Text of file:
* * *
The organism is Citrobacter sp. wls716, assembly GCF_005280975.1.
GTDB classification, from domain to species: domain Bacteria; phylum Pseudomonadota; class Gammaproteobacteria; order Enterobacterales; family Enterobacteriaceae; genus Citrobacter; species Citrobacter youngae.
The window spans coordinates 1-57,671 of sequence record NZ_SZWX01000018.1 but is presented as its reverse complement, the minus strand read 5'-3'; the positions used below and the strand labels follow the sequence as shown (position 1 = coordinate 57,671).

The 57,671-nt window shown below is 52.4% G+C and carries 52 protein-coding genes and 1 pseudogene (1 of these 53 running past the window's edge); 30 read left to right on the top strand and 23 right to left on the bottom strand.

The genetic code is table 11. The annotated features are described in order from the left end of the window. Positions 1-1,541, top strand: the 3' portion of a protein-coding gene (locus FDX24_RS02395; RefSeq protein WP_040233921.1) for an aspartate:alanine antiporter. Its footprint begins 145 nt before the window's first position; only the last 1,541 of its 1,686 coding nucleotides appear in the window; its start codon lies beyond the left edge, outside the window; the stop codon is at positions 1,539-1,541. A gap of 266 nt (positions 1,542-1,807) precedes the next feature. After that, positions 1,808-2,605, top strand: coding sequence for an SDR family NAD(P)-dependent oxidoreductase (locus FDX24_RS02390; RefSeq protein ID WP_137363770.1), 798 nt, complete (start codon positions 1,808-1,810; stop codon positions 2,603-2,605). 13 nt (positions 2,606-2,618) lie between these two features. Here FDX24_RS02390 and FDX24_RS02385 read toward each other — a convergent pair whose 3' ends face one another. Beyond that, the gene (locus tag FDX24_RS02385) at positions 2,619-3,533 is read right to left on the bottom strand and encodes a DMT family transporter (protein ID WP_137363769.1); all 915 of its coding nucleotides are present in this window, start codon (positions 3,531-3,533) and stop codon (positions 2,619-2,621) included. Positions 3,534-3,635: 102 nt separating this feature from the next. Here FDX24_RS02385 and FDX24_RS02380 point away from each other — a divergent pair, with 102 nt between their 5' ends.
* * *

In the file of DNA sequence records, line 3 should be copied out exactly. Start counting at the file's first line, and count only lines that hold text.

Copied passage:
The window spans coordinates 1-57,671 of sequence record NZ_SZWX01000018.1 but is presented as its reverse complement, the minus strand read 5'-3'; the positions used below and the strand labels follow the sequence as shown (position 1 = coordinate 57,671).